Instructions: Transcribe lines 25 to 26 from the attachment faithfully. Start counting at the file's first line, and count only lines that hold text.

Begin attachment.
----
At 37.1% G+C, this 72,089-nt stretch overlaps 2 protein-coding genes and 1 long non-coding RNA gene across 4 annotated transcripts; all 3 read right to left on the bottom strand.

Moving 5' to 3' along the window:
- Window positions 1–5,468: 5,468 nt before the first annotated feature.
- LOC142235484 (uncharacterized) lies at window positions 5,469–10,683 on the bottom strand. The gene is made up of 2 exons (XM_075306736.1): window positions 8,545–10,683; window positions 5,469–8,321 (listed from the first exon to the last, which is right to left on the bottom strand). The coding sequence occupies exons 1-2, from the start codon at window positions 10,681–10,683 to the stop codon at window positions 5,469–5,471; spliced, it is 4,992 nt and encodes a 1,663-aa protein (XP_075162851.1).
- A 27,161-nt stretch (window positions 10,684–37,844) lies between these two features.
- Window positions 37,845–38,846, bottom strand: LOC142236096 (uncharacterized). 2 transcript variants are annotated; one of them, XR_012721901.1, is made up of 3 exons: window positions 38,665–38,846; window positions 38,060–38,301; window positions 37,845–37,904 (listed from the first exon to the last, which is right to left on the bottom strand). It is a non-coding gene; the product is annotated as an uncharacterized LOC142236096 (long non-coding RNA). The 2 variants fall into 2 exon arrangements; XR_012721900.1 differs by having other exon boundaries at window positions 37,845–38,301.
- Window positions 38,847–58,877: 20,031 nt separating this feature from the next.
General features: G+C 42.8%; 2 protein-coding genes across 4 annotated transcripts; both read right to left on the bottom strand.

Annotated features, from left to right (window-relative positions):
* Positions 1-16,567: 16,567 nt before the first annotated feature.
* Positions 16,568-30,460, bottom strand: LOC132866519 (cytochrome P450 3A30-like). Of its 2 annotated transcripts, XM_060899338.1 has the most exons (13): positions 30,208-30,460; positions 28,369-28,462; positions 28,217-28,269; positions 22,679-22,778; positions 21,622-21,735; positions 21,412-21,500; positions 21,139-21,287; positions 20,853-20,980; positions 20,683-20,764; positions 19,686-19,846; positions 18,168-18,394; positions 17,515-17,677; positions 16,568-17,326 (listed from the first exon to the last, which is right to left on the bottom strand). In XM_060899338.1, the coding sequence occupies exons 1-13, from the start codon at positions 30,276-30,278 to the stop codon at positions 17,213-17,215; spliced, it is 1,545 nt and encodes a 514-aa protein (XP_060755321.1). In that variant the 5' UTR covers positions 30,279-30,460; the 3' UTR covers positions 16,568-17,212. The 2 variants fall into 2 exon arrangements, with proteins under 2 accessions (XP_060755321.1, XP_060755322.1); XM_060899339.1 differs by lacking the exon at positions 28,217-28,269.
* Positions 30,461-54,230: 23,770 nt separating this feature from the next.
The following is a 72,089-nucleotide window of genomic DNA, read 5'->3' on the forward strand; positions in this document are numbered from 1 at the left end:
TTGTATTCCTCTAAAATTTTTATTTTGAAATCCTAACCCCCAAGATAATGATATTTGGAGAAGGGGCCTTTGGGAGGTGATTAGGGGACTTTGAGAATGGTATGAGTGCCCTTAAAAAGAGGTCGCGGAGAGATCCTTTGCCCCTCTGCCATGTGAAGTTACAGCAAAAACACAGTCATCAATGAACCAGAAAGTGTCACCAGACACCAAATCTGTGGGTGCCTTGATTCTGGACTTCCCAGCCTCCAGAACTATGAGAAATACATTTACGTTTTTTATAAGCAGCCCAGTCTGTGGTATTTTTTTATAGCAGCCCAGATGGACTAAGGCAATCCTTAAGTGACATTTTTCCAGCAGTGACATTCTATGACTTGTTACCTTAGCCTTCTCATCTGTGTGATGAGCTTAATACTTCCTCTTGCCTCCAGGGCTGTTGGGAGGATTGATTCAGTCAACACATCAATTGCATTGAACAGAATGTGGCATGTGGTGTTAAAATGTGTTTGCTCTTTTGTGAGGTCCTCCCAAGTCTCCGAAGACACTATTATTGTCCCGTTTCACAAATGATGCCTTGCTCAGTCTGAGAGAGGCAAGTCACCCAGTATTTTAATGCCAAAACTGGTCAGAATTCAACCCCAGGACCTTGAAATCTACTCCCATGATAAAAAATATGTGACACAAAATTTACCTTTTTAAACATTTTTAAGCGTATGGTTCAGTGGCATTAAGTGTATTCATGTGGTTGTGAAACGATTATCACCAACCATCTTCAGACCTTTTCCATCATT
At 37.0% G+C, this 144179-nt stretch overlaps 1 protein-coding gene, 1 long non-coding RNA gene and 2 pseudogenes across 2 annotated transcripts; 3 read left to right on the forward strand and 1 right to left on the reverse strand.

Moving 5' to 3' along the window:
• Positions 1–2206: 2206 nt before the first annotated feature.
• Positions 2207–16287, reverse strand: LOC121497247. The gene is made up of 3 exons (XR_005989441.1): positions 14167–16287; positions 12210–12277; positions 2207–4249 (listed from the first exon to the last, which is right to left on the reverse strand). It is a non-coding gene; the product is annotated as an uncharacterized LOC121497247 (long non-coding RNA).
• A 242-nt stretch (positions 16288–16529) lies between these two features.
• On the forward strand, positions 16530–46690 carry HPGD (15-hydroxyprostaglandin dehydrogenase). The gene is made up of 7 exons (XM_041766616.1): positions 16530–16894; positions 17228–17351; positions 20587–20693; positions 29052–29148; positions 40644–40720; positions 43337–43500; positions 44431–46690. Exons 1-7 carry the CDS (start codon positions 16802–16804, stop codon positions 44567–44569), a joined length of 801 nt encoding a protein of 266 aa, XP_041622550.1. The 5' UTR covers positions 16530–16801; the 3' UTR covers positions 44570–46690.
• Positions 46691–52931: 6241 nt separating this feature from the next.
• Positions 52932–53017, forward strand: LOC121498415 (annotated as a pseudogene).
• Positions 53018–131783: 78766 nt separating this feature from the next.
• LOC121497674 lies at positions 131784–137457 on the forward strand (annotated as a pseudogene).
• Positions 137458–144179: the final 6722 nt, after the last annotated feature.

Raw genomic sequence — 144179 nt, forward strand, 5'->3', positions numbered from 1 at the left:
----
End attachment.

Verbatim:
• Positions 137458–144179: the final 6722 nt, after the last annotated feature.

Raw genomic sequence — 144179 nt, forward strand, 5'->3', positions numbered from 1 at the left: